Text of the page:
Brotherhood ride

Police, fire and medical personnel involved with the Brotherhood Ride make their way from Greensboro, N.C., to South Boston, Va. last Friday. The riders, including Marana police officer Dan Rowan, are riding from Florida to New York to honor emergency responders who have died in the line of duty.

courtesy photo

Naples, Florida to New York City is about 1,300 miles. On Aug. 20, a team of about 40 bicycle riders, with their crew of about 20 more, set out on that journey. They plan to reach New York City by Sept. 11, to honor the emergency responders who died in the line of duty.

One of those riders is Marana police officer Dan Rowan. Rowan is a former New York City firefighter from Engine Company 33 and Ladder Company 9. Ten of the 14 firemen from that station, who responded to the World Trade Center on Sept. 11, 2001, were killed that day.

For Rowan, the Brotherhood Ride, which consists of covering 70-100 miles a day, is therapeutic. It is also a way he can raise awareness and donations to benefit the families of emergency responders who gave their lives while trying to protect the lives of others.

“When things like this happen, especially anniversary dates, I need to work, and my department knows this,” Rowan said early last month as he prepared for his ride with other firefighters, police officers, and medics.

“I think about it all of the time, but I am not psychologically shot.”

The memories of that day are still fresh in his mind, even now, 10 years later.

Last Thursday, Rowan said he visited Salisbury, N.C., a day prior. The town had purchased an I-beam from the Twin Towers and it was mounted on a truck. Rowan took one look at that piece of metal and started to cry.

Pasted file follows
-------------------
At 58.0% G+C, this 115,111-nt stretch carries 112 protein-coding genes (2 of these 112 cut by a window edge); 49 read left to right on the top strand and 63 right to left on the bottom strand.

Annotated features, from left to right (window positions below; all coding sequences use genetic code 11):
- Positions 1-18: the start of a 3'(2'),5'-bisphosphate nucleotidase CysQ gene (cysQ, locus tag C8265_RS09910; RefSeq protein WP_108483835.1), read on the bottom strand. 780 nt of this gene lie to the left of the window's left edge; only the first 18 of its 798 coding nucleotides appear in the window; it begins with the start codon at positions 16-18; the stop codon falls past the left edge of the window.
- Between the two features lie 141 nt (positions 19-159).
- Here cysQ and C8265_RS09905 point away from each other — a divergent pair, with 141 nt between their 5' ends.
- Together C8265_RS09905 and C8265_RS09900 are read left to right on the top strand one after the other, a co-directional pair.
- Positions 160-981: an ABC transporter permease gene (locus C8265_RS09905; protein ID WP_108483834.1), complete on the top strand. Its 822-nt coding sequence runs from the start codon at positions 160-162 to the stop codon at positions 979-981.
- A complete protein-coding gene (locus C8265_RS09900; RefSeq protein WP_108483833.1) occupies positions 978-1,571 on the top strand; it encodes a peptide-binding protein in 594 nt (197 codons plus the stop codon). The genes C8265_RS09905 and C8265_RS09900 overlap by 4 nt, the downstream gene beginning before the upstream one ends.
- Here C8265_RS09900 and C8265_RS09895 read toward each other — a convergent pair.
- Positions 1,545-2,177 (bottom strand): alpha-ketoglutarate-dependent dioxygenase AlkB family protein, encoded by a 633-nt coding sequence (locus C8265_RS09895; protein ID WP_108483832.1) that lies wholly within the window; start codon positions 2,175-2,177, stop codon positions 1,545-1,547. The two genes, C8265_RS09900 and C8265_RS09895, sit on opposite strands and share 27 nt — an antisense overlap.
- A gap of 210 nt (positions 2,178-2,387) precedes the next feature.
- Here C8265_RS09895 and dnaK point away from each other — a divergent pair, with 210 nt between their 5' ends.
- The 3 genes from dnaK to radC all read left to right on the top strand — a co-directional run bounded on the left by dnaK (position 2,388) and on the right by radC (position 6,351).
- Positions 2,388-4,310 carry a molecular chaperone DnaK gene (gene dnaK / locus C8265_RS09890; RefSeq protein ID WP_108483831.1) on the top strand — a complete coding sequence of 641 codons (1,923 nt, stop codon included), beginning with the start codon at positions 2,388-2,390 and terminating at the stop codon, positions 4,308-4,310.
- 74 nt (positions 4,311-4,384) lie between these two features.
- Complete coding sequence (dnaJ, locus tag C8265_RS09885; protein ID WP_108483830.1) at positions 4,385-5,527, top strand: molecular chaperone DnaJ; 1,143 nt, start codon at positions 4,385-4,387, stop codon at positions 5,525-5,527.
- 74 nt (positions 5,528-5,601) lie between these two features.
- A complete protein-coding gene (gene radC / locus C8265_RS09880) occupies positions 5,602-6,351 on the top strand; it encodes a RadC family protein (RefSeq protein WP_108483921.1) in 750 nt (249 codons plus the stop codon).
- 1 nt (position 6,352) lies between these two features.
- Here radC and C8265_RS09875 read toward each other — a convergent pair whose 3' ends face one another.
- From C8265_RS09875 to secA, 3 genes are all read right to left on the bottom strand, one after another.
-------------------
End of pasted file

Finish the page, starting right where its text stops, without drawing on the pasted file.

“They didn’t know what they really had,” Rowan said. “They didn’t even have a clue.”

The police officer was all too familiar with what the piece of metal represented. When Rowan was working to clean up the mass amounts of wreckage in the aftermath of the terrorist attacks 10 years ago, he was given a bucket and a can of spray paint.

“You sprayed a piece of the

I-beam that you found the remnants of bodies near,” he recalled. “They had an I-beam with spray paint on it…. This was a piece that had laid on top of another body.”

He knows the people of the town will now cherish how important that I-beam is, and will no long simply look at it as a piece of metal.

For Police Chief Terry Rozema of the Marana Police Department, he knows how important this trip is for Rowan.

“With this being the 10-year anniversary, there is a lot of attention being given to it, and rightfully so,” Rozema said. “I think that having somebody who works for our agency, who was directly involved, was at Ground Zero, was in the building, and was part of that moment of history, go for an event that is going to raise money for the victim’s surviving families, I think is an outstanding tribute and a great opportunity.”

When Rowan isn’t riding his bike for the Brotherhood Ride, he loves what he does as a police officer.

“He relates to people on whatever level they are at,” Rozema said. “Whether they are driving a Mercedes Benz or pushing a shopping cart down Ina Road with all of their belongings in it. He treats people all the same. That is just who he is.”

Rozema said he is also the first person to offer his help when there is a big event, much like he did during the storm a few weeks ago that knocked down numerous power poles along Ina Road.

To follow Rowan and the

other riders on their journey to New York, go to

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